Education, health and care (EHC) plan banding information
In October 2017 we introduced a new way to fund schools to help children and young people with complex SEND and that have an EHCP.
How schools are funded for all children with SEND
All schools get a set SEN budget as part of the school’s total budget. The SEN budget is there to fund the cost of provision for children in the school who have additional needs.
If a child has SEND and they need more help, there's now banded funding available. This means more funding on top of what the school already receives. These pupils will almost always have an EHC plan.
EHC plan banding
Additional funding used to mean the number of hours each week that a child had access to a teaching assistant (TA).
Now instead of TA hours, the funding is based on bands that describe the levels of increasing need of the child and the type of the support they need.
A group of professionals looks at the banding document and agrees which band matches the child's needs best. This team includes:
- the school
- the local authority
- any specialist professionals who know the child
This could happen when the EHC plan is first written, or at the annual review.
Why we changed to a banding system for EHC plans
A banding system means that schools now have more flexibility. Your child's school can work with you and use funding to try different approaches to meet your child's needs.
The EHC plan won’t specify TA hours, so the school could include:
- different group activities
- specialist support
- or keep the one-to-one support with a TA
This is called an ‘outcomes’ approach as the description of support is adjusted to suit the individual child’s outcomes on the EHC plan. This means that the school doesn’t need to wait for the annual review. They can meet with you at any time in the year and try different strategies and approaches.
Changes to TA hours in EHC plans
Banded funding gives schools more flexibility to try other ways to support a child or young person. This is because it provides details of specific interventions rather than just providing a TA.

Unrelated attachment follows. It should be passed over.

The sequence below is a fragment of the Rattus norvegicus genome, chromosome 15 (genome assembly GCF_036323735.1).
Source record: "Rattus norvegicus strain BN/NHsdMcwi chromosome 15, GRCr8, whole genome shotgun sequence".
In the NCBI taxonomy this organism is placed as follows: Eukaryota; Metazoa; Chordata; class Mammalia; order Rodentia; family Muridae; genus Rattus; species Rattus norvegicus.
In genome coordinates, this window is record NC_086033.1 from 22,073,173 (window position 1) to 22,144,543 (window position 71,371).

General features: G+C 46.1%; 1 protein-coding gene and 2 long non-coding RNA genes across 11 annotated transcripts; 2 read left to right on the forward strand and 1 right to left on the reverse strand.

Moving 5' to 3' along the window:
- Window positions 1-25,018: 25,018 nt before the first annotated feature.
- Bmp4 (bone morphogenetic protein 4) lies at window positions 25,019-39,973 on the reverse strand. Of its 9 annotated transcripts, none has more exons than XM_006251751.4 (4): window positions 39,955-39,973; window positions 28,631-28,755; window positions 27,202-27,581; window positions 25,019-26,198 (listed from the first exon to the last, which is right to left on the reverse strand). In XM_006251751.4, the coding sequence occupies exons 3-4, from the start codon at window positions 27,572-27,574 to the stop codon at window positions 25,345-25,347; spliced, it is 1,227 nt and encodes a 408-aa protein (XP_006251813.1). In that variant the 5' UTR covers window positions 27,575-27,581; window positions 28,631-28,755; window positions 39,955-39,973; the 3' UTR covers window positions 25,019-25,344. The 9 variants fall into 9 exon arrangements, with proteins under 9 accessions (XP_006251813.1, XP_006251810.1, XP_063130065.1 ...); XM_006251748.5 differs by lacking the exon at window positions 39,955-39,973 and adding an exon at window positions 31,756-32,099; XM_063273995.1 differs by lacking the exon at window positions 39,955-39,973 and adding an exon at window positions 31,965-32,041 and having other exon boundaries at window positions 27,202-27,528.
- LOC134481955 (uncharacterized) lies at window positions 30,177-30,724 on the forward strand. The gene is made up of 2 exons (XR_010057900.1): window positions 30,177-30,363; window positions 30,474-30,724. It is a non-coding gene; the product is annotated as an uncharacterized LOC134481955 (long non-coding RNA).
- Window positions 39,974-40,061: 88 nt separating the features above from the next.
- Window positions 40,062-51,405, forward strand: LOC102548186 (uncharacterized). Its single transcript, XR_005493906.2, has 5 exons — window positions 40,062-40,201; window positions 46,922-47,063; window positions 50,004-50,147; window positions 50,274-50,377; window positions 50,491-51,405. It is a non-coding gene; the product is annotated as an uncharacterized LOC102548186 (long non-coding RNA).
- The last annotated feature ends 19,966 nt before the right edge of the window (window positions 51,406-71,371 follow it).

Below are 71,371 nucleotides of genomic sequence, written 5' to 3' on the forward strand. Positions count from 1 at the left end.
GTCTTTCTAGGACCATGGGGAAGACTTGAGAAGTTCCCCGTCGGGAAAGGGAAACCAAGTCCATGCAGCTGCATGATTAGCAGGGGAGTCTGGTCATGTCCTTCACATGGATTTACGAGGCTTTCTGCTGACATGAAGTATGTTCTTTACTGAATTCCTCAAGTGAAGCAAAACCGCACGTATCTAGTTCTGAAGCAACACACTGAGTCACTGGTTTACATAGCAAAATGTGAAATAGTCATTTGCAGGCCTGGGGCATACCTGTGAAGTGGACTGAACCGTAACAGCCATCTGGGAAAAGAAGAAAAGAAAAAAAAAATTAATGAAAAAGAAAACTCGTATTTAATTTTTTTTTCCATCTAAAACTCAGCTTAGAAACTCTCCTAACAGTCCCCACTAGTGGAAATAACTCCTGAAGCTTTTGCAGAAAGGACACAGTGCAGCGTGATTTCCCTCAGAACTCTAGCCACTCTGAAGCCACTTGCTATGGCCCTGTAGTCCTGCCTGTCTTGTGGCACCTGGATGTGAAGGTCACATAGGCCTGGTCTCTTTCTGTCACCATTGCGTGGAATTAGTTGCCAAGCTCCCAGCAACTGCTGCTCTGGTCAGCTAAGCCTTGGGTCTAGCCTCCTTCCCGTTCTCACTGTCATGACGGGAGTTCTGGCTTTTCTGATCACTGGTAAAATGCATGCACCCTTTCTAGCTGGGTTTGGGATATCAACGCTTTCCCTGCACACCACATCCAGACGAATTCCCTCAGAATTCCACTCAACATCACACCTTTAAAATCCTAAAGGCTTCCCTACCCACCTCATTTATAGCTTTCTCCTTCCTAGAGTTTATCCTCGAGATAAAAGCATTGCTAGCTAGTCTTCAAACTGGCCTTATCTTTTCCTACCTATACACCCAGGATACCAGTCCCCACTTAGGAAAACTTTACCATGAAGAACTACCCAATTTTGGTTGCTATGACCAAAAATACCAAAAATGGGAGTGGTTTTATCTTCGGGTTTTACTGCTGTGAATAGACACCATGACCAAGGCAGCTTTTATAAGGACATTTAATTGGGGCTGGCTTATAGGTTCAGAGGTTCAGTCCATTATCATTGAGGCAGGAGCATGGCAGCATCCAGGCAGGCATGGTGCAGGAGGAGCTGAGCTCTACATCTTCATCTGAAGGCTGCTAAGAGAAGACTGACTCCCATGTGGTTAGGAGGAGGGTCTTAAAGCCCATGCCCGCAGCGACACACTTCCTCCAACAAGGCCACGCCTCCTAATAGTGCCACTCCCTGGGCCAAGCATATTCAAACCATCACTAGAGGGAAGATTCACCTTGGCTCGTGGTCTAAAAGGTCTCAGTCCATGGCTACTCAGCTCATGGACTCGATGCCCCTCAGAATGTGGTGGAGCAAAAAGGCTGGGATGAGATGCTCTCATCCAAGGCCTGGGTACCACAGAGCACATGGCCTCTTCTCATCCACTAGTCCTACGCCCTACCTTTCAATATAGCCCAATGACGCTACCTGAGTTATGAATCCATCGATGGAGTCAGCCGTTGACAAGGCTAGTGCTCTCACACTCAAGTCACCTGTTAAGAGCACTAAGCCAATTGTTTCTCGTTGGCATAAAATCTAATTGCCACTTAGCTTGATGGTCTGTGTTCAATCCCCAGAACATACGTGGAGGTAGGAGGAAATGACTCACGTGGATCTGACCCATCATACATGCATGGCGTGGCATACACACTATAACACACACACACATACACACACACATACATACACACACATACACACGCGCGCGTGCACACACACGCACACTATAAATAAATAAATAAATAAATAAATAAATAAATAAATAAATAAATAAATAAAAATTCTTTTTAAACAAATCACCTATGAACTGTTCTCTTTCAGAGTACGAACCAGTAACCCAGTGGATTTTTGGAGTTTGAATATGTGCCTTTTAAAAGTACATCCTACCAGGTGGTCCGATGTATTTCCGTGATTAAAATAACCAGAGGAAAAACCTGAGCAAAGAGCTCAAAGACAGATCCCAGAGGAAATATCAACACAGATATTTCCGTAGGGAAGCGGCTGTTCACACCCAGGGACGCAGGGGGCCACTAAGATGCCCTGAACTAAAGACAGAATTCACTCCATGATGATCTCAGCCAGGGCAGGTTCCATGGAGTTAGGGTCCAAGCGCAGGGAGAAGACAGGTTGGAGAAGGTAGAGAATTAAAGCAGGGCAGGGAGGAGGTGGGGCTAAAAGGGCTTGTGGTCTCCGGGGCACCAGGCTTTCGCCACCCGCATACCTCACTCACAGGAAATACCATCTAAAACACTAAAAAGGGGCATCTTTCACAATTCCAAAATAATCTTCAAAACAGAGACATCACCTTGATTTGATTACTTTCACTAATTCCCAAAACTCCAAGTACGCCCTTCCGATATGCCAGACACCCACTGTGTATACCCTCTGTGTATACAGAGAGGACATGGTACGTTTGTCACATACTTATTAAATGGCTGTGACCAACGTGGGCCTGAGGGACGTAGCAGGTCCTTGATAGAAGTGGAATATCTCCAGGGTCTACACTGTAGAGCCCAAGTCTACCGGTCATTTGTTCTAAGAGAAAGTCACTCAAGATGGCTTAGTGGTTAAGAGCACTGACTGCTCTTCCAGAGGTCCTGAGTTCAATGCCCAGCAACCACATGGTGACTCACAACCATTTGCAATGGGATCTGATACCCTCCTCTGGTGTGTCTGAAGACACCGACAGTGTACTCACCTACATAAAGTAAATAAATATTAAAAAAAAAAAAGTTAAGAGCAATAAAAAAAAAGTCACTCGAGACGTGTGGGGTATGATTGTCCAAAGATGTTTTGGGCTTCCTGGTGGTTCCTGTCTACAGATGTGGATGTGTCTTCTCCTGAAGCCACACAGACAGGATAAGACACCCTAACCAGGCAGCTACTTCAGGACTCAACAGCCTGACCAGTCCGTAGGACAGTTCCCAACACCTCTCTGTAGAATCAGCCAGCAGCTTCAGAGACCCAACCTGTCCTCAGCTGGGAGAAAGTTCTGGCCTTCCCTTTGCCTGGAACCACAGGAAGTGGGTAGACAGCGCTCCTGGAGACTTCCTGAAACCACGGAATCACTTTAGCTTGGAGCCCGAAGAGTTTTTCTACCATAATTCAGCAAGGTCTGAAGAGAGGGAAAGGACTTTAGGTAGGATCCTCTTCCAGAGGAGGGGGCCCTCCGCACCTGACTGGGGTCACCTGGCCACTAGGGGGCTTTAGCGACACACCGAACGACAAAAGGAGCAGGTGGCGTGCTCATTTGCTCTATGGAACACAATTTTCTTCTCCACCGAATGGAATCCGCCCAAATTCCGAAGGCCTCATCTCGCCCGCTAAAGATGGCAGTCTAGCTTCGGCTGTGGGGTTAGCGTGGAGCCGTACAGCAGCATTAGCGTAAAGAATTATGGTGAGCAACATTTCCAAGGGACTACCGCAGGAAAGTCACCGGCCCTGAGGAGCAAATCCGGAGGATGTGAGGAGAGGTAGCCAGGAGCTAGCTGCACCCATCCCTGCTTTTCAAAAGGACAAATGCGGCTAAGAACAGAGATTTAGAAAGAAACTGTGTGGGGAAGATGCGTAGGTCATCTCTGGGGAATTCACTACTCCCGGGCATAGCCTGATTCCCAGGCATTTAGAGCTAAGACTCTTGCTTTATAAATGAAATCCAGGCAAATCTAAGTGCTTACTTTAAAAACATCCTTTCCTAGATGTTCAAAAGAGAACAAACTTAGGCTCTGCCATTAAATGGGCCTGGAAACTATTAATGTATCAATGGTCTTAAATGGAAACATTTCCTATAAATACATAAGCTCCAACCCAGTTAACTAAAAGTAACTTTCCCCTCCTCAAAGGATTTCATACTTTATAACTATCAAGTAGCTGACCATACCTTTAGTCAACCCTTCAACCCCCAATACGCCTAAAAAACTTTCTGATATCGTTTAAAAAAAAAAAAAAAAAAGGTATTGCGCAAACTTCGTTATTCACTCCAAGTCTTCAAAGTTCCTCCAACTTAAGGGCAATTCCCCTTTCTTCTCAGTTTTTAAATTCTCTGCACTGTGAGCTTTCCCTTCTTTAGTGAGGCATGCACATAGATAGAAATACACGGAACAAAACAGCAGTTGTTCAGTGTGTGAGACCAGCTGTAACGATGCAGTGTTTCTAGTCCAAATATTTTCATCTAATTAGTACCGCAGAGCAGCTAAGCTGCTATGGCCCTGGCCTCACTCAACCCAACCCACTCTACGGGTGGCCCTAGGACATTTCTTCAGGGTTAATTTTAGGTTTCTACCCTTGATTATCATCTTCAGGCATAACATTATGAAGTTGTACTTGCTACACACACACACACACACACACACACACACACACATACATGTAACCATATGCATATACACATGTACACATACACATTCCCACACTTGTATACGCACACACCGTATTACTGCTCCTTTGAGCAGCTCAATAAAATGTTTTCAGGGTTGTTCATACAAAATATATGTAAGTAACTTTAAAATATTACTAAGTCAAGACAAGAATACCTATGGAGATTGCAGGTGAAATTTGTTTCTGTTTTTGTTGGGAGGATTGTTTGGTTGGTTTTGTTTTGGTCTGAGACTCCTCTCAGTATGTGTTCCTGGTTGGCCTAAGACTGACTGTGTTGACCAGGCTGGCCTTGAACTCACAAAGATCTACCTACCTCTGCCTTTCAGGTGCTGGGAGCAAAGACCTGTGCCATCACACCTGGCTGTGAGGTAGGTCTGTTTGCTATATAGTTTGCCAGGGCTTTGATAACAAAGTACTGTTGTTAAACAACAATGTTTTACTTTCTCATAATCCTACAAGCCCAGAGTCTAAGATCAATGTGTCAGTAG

Research shows that some pupils with TA support alone don't make as much progress as they should. They can be less independent than other children as they come to rely on adult support.
The school will need to consider each individual child and make sure that what they provide meets the desired outcomes in the EHC plan. That could mean a change from specific TA support to other types of intervention, or it may mean that the support of a one-to-one TA is still necessary.
When the changes will happen
The changes are happening gradually, usually at the annual review meeting, so you may not notice any change for a while. The annual review meeting is where you can be part of the discussions about your child's banding. You can think carefully about the right description of provision for your child.
How banding is described in the EHC plan
We have a duty to be specific and detailed about the type of support and help each child will receive. In the EHC plan you'll see the description of the type of support your child will get and the band. The school has a duty to discuss this with you so you are clear about what your child is getting, both in terms of support and the expected outcomes.
Other ways schools can access high needs funding, apart from the banding money
Specialist Advisory service
Schools can apply for funding from the Dorset County Council Specialist Advisory service. This is part of the budget set aside to support children with high needs in school.
There's an advisory service for complex needs for schools delivered by the 5 Dorset Special Schools. Speak to your school SENCO to find out more about these services.
Dorset children attending school outside Dorset
The local authority where the school is based decides how much money the school receives.
For example, if your child goes to a school in Somerset but lives in Dorset, then Somerset decides how the school is paid the additional high needs funds. Dorset County Council then pays the same amount, as the local authority responsible for the child.